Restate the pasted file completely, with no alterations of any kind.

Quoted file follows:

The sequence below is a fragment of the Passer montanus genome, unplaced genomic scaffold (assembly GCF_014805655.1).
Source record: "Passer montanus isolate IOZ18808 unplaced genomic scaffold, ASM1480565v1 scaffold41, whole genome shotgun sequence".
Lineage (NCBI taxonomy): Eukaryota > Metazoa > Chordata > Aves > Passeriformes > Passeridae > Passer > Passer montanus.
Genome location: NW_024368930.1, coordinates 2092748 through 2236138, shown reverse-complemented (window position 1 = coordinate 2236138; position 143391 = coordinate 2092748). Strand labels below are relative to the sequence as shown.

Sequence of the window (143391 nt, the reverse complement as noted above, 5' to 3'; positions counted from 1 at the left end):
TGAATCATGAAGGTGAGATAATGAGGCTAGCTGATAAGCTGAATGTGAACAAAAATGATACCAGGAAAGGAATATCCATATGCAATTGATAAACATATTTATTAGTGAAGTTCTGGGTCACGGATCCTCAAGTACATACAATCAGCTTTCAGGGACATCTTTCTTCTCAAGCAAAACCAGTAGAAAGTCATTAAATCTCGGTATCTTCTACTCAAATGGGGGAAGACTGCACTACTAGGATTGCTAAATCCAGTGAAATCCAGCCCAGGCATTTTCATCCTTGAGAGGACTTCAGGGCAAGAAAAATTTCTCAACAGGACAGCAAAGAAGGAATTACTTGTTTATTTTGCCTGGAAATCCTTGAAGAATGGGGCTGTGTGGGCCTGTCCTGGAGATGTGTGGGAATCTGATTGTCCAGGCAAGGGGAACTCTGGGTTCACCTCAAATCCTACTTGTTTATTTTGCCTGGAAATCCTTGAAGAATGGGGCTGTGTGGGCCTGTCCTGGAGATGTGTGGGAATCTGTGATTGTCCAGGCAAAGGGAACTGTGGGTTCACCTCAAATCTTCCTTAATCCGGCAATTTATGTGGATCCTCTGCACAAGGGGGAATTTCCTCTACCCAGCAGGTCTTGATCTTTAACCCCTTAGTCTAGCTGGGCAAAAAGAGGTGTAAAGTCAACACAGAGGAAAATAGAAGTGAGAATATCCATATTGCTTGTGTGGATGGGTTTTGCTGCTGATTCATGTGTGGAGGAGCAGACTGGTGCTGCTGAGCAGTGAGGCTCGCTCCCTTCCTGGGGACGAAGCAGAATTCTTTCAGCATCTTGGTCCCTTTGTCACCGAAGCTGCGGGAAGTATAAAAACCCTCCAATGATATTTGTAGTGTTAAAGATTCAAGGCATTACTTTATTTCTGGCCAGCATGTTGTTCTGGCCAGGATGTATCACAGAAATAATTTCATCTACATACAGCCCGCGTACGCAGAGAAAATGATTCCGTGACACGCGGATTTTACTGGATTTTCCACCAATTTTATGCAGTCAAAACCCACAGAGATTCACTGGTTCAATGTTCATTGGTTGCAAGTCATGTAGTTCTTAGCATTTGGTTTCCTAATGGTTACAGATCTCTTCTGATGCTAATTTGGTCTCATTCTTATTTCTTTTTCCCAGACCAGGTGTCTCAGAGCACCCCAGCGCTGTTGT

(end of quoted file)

The sequence below is a fragment of the Passer montanus genome, unplaced genomic scaffold (assembly GCF_014805655.1).
Source record: "Passer montanus isolate IOZ18808 unplaced genomic scaffold, ASM1480565v1 scaffold41, whole genome shotgun sequence".
Lineage (NCBI taxonomy): Eukaryota > Metazoa > Chordata > Aves > Passeriformes > Passeridae > Passer > Passer montanus.
Genome location: NW_024368930.1, coordinates 2092748 through 2236138, shown reverse-complemented (window position 1 = coordinate 2236138; position 143391 = coordinate 2092748). Strand labels below are relative to the sequence as shown.

Sequence of the window (143391 nt, the reverse complement as noted above, 5' to 3'; positions counted from 1 at the left end):
TGAATCATGAAGGTGAGATAATGAGGCTAGCTGATAAGCTGAATGTGAACAAAAATGATACCAGGAAAGGAATATCCATATGCAATTGATAAACATATTTATTAGTGAAGTTCTGGGTCACGGATCCTCAAGTACATACAATCAGCTTTCAGGGACATCTTTCTTCTCAAGCAAAACCAGTAGAAAGTCATTAAATCTCGGTATCTTCTACTCAAATGGGGGAAGACTGCACTACTAGGATTGCTAAATCCAGTGAAATCCAGCCCAGGCATTTTCATCCTTGAGAGGACTTCAGGGCAAGAAAAATTTCTCAACAGGACAGCAAAGAAGGAATTACTTGTTTATTTTGCCTGGAAATCCTTGAAGAATGGGGCTGTGTGGGCCTGTCCTGGAGATGTGTGGGAATCTGATTGTCCAGGCAAGGGGAACTCTGGGTTCACCTCAAATCCTACTTGTTTATTTTGCCTGGAAATCCTTGAAGAATGGGGCTGTGTGGGCCTGTCCTGGAGATGTGTGGGAATCTGTGATTGTCCAGGCAAAGGGAACTGTGGGTTCACCTCAAATCTTCCTTAATCCGGCAATTTATGTGGATCCTCTGCACAAGGGGGAATTTCCTCTACCCAGCAGGTCTTGATCTTTAACCCCTTAGTCTAGCTGGGCAAAAAGAGGTGTAAAGTCAACACAGAGGAAAATAGAAGTGAGAATATCCATATTGCTTGTGTGGATGGGTTTTGCTGCTGATTCATGTGTGGAGGAGCAGACTGGTGCTGCTGAGCAGTGAGGCTCGCTCCCTTCCTGGGGACGAAGCAGAATTCTTTCAGCATCTTGGTCCCTTTGTCACCGAAGCTGCGGGAAGTATAAAAACCCTCCAATGATATTTGTAGTGTTAAAGATTCAAGGCATTACTTTATTTCTGGCCAGCATGTTGTTCTGGCCAGGATGTATCACAGAAATAATTTCATCTACATACAGCCCGCGTACGCAGAGAAAATGATTCCGTGACACGCGGATTTTACTGGATTTTCCACCAATTTTATGCAGTCAAAACCCACAGAGATTCACTGGTTCAATGTTCATTGGTTGCAAGTCATGTAGTTCTTAGCATTTGGTTTCCTAATGGTTACAGATCTCTTCTGATGCTAATTTGGTCTCATTCTTATTTCTTTTTCCCAGACCAGGTGTCTCAGAGCACCCCAGCGCTGTTGT